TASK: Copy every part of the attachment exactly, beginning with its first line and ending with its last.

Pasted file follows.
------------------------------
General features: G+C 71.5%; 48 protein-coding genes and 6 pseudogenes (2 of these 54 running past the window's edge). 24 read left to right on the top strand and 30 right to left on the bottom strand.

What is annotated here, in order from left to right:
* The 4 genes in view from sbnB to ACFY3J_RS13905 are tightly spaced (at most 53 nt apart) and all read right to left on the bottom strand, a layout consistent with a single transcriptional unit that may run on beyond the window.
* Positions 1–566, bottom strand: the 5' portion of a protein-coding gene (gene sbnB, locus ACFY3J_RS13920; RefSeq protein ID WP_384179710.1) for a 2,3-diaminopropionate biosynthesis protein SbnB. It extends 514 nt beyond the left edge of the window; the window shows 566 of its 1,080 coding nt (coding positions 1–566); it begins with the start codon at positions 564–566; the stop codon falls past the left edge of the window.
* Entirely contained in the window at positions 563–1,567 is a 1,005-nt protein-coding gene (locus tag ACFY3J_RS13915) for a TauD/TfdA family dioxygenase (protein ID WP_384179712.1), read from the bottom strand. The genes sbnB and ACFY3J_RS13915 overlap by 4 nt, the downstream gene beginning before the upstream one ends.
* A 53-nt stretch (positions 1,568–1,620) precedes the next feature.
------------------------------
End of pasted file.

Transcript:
General features: G+C 71.5%; 48 protein-coding genes and 6 pseudogenes (2 of these 54 running past the window's edge). 24 read left to right on the top strand and 30 right to left on the bottom strand.

What is annotated here, in order from left to right:
* The 4 genes in view from sbnB to ACFY3J_RS13905 are tightly spaced (at most 53 nt apart) and all read right to left on the bottom strand, a layout consistent with a single transcriptional unit that may run on beyond the window.
* Positions 1–566, bottom strand: the 5' portion of a protein-coding gene (gene sbnB, locus ACFY3J_RS13920; RefSeq protein ID WP_384179710.1) for a 2,3-diaminopropionate biosynthesis protein SbnB. It extends 514 nt beyond the left edge of the window; the window shows 566 of its 1,080 coding nt (coding positions 1–566); it begins with the start codon at positions 564–566; the stop codon falls past the left edge of the window.
* Entirely contained in the window at positions 563–1,567 is a 1,005-nt protein-coding gene (locus tag ACFY3J_RS13915) for a TauD/TfdA family dioxygenase (protein ID WP_384179712.1), read from the bottom strand. The genes sbnB and ACFY3J_RS13915 overlap by 4 nt, the downstream gene beginning before the upstream one ends.
* A 53-nt stretch (positions 1,568–1,620) precedes the next feature.